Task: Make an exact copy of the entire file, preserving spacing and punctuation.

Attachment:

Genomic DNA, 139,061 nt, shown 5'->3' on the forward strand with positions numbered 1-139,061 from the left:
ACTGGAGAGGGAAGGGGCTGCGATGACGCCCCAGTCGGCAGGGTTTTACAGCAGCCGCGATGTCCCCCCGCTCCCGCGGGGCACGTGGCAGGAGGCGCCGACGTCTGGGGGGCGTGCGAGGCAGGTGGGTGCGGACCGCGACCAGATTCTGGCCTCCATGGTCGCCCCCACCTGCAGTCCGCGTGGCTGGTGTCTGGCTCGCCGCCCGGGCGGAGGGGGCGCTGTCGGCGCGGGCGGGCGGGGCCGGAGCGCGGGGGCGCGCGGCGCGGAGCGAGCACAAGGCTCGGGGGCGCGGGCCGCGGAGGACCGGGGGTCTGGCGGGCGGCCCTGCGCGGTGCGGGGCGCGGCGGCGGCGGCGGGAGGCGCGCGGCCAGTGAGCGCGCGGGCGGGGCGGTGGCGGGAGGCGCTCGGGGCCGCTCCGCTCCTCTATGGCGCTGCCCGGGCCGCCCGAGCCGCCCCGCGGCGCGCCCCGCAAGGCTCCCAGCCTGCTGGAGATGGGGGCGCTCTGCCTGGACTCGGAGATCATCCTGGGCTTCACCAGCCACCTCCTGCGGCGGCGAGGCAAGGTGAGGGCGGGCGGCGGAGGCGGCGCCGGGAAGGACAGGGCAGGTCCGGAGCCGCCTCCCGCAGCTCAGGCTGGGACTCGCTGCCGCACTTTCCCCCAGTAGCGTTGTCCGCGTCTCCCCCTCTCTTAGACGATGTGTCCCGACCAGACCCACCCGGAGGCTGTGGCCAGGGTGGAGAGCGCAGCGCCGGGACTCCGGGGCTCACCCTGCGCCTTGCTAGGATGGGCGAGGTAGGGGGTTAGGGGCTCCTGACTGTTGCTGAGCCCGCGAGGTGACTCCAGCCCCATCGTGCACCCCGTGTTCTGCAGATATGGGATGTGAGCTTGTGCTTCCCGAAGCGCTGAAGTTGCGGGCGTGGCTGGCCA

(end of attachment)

Genomic DNA, 139,061 nt, shown 5'->3' on the forward strand with positions numbered 1-139,061 from the left:
ACTGGAGAGGGAAGGGGCTGCGATGACGCCCCAGTCGGCAGGGTTTTACAGCAGCCGCGATGTCCCCCCGCTCCCGCGGGGCACGTGGCAGGAGGCGCCGACGTCTGGGGGGCGTGCGAGGCAGGTGGGTGCGGACCGCGACCAGATTCTGGCCTCCATGGTCGCCCCCACCTGCAGTCCGCGTGGCTGGTGTCTGGCTCGCCGCCCGGGCGGAGGGGGCGCTGTCGGCGCGGGCGGGCGGGGCCGGAGCGCGGGGGCGCGCGGCGCGGAGCGAGCACAAGGCTCGGGGGCGCGGGCCGCGGAGGACCGGGGGTCTGGCGGGCGGCCCTGCGCGGTGCGGGGCGCGGCGGCGGCGGCGGGAGGCGCGCGGCCAGTGAGCGCGCGGGCGGGGCGGTGGCGGGAGGCGCTCGGGGCCGCTCCGCTCCTCTATGGCGCTGCCCGGGCCGCCCGAGCCGCCCCGCGGCGCGCCCCGCAAGGCTCCCAGCCTGCTGGAGATGGGGGCGCTCTGCCTGGACTCGGAGATCATCCTGGGCTTCACCAGCCACCTCCTGCGGCGGCGAGGCAAGGTGAGGGCGGGCGGCGGAGGCGGCGCCGGGAAGGACAGGGCAGGTCCGGAGCCGCCTCCCGCAGCTCAGGCTGGGACTCGCTGCCGCACTTTCCCCCAGTAGCGTTGTCCGCGTCTCCCCCTCTCTTAGACGATGTGTCCCGACCAGACCCACCCGGAGGCTGTGGCCAGGGTGGAGAGCGCAGCGCCGGGACTCCGGGGCTCACCCTGCGCCTTGCTAGGATGGGCGAGGTAGGGGGTTAGGGGCTCCTGACTGTTGCTGAGCCCGCGAGGTGACTCCAGCCCCATCGTGCACCCCGTGTTCTGCAGATATGGGATGTGAGCTTGTGCTTCCCGAAGCGCTGAAGTTGCGGGCGTGGCTGGCCA